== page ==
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"I disagree" vs "That's intellectually bankrupt"

 
 
Reply Fri 27 Feb, 2004 01:18 pm
While doing some boring-ass maintenance work on A2K I came across an old thread that reminded me of something I'd wanted to talk about.

Doing so so late probably makes no sense but I won't let that stop me.

It was about a complaint of my use of "intellectually bankrupt" when "I disagree" was deemed more appropriate.

Well, I disagree.

When one arrives at a position through reasonable means I disagree. When one arrives at a conclusion based on shoddy thinking and fallacy it is intellectually bankrupt.

For example, I disagree with this complaint. I do not think it intellectually bankrupt because it is simply a matter of stated preference. One could make the case that using "I disagree" instead of "intellectually bankrupt" is more palatable to the person being disagreed with.

With that I'll certainly agree, leaving the option for reasonable persons to disagree on what is and is not appropriate decorum.

But insofar as equating the two as interchangeable terms I disagree. There is a decided difference between a reasonable difference of opinion and an unreasonable and intellectually bankrupt position.

Examples:

1) Reasonable disagreement

"I think Michael Jordan is a better player than Wilt Chamberlain despite having less impressive statistics. Michael Jordan played in an era in which Wilt's statistics are impossible, and he played against highly evolved defenses."

"I disagree, I think there's no way to be sure that Wilt's statistics are beyond reach in today's game vs. Wilt's statistics being attainable only to a player of Wilt's caliber. Something I argue has not been seen since Wilt."

2) Intellectual Bankrupcy

"I think John Gudlukin is the most skilled basketball player of all time. He has a great smile and fantastically shaped buttocks."

"That is an intellectually bankrupt argument. Gudlukin's looks have no correlation to his skill and ability."


Of course there is wide variance about what is and is not intellectually bankrupt thinking as this is a subjective descriptor.

The point of this thread is only to make the case that there is a qualitative difference between mere disagreement (which can be between two reasonable people making reasonable arguments while holding reasonable positions) and intellectually bankrupt positions that employ glaring fallacies and deficiencies in cognition.
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Letty
 
  1  
Reply Fri 27 Feb, 2004 01:34 pm
Poor bankrupt heart--Juliet

Sorry, Craven. I know you wanted something more profound. Sound familiar?

As for the "disagree" situation, I think the overused expression, "Agree to disagree" may be a viable alternative.

from Letty
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SealPoet
 
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Reply Fri 27 Feb, 2004 01:39 pm
Itellectually bankrupt implies that you owe more intellect than you have.

The example given is closer to itellectually lazy.

Although, if someone writes a disagreement, and expects me to read it, then I am owed some intellect.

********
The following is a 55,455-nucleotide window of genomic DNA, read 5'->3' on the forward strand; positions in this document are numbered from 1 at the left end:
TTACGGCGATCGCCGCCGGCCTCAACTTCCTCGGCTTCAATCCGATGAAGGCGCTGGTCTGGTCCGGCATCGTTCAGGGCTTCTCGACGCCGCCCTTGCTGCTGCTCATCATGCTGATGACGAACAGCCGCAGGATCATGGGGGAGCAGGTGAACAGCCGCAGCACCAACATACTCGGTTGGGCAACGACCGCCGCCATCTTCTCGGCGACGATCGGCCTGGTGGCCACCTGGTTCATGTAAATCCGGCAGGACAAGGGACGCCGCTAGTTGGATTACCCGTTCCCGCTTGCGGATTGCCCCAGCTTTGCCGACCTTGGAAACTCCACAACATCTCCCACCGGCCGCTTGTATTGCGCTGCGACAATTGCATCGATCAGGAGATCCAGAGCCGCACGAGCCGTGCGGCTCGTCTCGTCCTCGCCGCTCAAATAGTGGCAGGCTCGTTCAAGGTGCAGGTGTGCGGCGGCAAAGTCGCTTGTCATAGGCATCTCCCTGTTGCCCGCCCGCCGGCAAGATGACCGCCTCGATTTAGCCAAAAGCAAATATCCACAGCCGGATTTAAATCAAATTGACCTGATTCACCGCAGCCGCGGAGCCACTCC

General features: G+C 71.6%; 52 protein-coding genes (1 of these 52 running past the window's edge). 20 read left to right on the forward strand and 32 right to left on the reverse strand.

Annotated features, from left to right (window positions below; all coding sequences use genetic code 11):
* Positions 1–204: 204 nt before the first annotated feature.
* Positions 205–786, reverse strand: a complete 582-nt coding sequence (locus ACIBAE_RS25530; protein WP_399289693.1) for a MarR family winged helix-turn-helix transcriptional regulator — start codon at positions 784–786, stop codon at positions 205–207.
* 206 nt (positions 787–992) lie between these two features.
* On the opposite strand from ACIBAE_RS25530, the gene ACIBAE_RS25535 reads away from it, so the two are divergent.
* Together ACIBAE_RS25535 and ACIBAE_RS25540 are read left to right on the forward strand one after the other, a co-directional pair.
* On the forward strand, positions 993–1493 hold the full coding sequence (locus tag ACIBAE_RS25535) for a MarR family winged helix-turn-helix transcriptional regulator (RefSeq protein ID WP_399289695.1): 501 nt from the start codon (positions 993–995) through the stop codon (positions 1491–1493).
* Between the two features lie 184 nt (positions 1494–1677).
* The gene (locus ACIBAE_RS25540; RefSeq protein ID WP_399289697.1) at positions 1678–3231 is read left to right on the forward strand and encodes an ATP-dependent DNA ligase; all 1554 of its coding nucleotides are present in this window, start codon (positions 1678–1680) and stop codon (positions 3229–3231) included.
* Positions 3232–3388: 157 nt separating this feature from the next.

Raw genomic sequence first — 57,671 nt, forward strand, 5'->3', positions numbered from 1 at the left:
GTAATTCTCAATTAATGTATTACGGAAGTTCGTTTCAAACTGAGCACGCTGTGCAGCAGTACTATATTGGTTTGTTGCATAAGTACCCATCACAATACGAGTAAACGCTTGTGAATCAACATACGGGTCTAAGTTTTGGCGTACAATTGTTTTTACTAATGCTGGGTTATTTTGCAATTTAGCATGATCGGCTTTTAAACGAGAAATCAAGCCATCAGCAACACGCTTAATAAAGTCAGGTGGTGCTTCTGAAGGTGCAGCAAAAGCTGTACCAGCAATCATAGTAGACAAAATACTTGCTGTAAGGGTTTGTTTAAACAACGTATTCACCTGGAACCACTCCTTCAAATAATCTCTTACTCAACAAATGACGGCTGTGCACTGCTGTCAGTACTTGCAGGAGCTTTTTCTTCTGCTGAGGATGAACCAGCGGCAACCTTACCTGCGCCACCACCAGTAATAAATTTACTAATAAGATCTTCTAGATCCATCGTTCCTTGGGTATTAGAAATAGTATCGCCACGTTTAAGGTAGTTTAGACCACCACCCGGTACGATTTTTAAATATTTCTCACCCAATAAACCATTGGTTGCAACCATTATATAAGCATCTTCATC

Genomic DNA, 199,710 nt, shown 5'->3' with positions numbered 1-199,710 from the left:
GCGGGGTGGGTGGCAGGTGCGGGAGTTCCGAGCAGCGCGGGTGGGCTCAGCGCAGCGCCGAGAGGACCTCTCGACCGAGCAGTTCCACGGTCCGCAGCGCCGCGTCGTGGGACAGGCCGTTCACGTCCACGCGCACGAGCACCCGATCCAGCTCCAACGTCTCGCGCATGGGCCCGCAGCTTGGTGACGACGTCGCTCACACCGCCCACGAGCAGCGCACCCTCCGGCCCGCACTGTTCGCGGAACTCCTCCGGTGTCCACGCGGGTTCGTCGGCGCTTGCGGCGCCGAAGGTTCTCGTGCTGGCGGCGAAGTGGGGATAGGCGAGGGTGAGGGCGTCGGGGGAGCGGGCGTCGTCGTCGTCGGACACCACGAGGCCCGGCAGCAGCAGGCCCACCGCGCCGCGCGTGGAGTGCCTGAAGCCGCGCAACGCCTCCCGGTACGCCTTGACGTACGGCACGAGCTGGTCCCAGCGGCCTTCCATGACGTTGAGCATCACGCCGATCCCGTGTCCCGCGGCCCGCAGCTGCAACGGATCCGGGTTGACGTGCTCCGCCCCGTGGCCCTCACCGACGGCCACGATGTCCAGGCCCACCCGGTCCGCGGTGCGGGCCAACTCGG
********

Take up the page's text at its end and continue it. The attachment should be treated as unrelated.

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Craven de Kere
 
  1  
Reply Fri 27 Feb, 2004 01:40 pm
Letty wrote:

As for the "disagree" situation, I think the overused expression, "Agree to disagree" may be a viable alternative.


I disagree. ;-)

I think that there is a qualitative difference between mere disagreement and disagreement because of intellectually bankrupt positions.

For example:

1) Mere disagreement

"I do not feel that homosexuals should be allowed to marry because I think it is too devisive an issue right now."

"I disagree."

2)

"I do not think homosexuals should be allowed to live because their behavior is an abomination to nature and this can only lead to societal ruin."

"I disagree with that intellectually bankrupt position. Your argument employs only two fallacious premises with a naturalistic fallacy and a fallacious slippery slope argument."


In those examples someone might think that both positions are intellectually bakrupt. For example one might think teh first position is "stupid".

But ultimately there is a decided difference between teh two positions.

One is devoid of any substance and employs two logical fallacies to support the position. The other does not employ any fallacies.

So while I might disagree with the merits of the former it is a disagreement with an argument that is not intellectually bankrupt.

The second position is intellectually bankrupt.
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caprice
 
  1  
Reply Fri 27 Feb, 2004 01:43 pm
Hmmm...I think you have too much time on your hands.

Very Happy
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Craven de Kere
 
  1  
Reply Fri 27 Feb, 2004 01:46 pm
One man's meat is another man's poison caprice. I think you spend more time on your posts than I do on mine.

While you might consider mine a waste of time you probably fail to consider that I might think the same of yours. <shrugs>

Personally I think it's a waste of time to enter topics just to tell people that you think they have too much time.
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Letty
 
  1  
Reply Fri 27 Feb, 2004 01:47 pm
Sometimes, Craven and Seal. I think it's simply easier to fake it...vamp til ready, so to speak. Don't you both agree?

And, Caprice. I think I should get time on my side. It's not.
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Craven de Kere
 
  1  
Reply Fri 27 Feb, 2004 01:48 pm
Letty wrote:
Sometimes, Craven and Seal. I think it's simply easier to fake it...vamp til ready, so to speak. Don't you both agree?


Nope. ;-)

I think agreement is overrated and that people should not be so timid about intellectual disagreement.
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caprice
 
  1